This is not just a London problem either. The median British seat now has a significant number of ethnic minority voters – over ten per cent meaning that BME voters could influence outcomes in seats as varied as Thurrock, Swansea West, Cambridge, St Albans, Stoke-on-Trent Central, Gloucester, Wokingham and Bromley & Chislehurst.
I believe that we can turn this around, but the work has to start now. Here are just some of the suggestions from the Engage LDN conference that I organised last year.
Outreach needs to be integral to everything the Party does: social media, press, candidates, research and campaigns – not just the responsibility of one department. And our Parliamentarians from more diverse communities need to be put on TV more. We need to make significant investment in our relevant “Friends Of” groups – in time, training and money. We should help them to sponsor social media content, and get members to become councillors and constituency officials.
Young potential BME candidates should benefit from tailored skills sessions provided by the candidates department- maybe a Diversity To Win strategy modelled on the Women2Win initiative championed by Theresa May. We need to start working with candidates as early as possible to support them in community engagement. Recently this approach resulted in 100 or so members of the Bangladeshi community helping out in campaigning in one seat.
In London, our mission has it be to create and communicate a new London Tories brand. If that means we have to be distinct from the national party, we should not rule it out – but also be aware that even in London there are huge differences between constituencies. What might be seen as a positive policy in Battersea may not work in Bromley. We need a localised London infrastructure with substantial finance, potentially outside CCHQ. In time, this could provide a model for our regions.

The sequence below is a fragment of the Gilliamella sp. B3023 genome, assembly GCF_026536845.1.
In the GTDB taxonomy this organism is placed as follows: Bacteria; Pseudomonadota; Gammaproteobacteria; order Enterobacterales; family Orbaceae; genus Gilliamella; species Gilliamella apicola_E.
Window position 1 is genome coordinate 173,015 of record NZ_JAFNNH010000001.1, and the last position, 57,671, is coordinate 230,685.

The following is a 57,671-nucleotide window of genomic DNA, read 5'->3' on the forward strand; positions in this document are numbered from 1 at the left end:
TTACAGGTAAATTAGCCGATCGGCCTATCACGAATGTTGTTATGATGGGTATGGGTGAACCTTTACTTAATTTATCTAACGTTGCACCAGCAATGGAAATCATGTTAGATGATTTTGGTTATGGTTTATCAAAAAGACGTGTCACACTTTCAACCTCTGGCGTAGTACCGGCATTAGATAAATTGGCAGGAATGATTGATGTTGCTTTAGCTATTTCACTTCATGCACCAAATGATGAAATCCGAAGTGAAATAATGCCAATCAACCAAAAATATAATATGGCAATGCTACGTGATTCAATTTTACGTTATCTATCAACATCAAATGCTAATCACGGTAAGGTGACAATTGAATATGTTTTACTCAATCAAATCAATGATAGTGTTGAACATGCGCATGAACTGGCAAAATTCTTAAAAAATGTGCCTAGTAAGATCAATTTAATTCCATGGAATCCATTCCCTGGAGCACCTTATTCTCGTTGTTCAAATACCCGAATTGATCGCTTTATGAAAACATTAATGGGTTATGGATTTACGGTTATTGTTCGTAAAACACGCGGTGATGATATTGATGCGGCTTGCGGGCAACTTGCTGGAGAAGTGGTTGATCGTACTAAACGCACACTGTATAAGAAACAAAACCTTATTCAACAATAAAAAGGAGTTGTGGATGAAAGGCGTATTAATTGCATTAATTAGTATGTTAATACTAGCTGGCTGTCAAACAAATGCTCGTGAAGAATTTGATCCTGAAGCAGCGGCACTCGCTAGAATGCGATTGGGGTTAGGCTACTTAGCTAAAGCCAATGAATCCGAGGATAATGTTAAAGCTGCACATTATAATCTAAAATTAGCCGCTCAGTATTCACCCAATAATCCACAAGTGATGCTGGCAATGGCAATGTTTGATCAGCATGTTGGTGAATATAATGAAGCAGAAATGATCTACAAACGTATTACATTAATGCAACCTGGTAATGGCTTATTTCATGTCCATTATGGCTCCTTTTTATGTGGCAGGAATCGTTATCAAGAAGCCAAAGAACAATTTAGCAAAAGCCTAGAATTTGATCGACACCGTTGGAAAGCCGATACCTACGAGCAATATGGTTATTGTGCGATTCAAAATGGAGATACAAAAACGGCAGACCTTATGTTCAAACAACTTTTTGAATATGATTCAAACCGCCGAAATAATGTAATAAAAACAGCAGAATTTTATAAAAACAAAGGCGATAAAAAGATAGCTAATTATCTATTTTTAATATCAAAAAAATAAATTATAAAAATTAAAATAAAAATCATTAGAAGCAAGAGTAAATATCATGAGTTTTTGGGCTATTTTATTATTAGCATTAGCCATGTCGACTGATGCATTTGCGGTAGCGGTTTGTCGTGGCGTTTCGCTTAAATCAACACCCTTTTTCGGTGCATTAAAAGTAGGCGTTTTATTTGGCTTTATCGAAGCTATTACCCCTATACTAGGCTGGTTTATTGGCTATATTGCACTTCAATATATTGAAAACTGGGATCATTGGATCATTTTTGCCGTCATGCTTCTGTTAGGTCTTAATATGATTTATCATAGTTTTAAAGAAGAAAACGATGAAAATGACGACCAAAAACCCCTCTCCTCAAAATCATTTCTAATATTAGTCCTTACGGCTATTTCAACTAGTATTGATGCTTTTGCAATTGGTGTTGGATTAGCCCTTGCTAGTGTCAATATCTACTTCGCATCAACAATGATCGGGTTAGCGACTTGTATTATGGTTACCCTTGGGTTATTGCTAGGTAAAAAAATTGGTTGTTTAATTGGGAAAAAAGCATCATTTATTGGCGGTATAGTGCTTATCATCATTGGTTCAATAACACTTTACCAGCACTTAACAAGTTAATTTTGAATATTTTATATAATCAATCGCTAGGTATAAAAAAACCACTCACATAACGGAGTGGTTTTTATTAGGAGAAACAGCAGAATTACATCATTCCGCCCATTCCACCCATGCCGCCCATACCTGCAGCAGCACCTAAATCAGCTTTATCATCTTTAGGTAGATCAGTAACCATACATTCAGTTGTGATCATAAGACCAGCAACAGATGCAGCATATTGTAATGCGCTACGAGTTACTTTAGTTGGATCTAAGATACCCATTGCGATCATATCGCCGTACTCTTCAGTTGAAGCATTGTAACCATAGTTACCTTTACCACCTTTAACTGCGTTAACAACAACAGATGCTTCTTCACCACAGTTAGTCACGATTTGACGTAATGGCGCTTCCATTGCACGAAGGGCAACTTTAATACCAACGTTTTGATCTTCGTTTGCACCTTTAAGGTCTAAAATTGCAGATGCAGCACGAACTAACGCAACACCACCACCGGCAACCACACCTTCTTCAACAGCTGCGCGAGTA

Some members feel that we need a BME advisory board at the national level and, in London, it would be useful to have some London-wide guidelines for outreach. At our grassroots and on the ground, we need to talk to people about their beliefs and our conservative beliefs.
Local campaigns need to be proactive in their outreach, and research their local BME communities thoroughly. We must train our associations in how to do so. Where community groups are struggling with local issues – be it poor local services or a planning issue over their community centre – we should be helping them navigate the process. We must be much more active in visiting community hubs and religious centres, offering our help: and we need fast rebuttals to attacks from opponents who seek to smear our reputation within certain communities.
For example, we should be clear about how we have dealt with any allegations of Islamaphobia in the Party. Failure to do so will allow the Hard Left to smear our party, in order to distract from their own very real problems with antisemitism.
We must confront this kind of talk vigorously; we must must make ourselves part of relevant communities (not just occasional visitors at election time), and we must take every opportunity to show by example what we mean by fairness, justice and equality of opportunity.
My parents, who came to this country during the 1950s and 1960s, used to tell me that there is no limit to what you can achieve if you believe in yourself and work hard. I joined the Conservative Party since its message of ambition and aspiration chimed with my parents’ advice.
But, if we want to be in power to help more people from all backgrounds to achieve their ambitions, we need to convince more people from diverse communities that we are the party for them.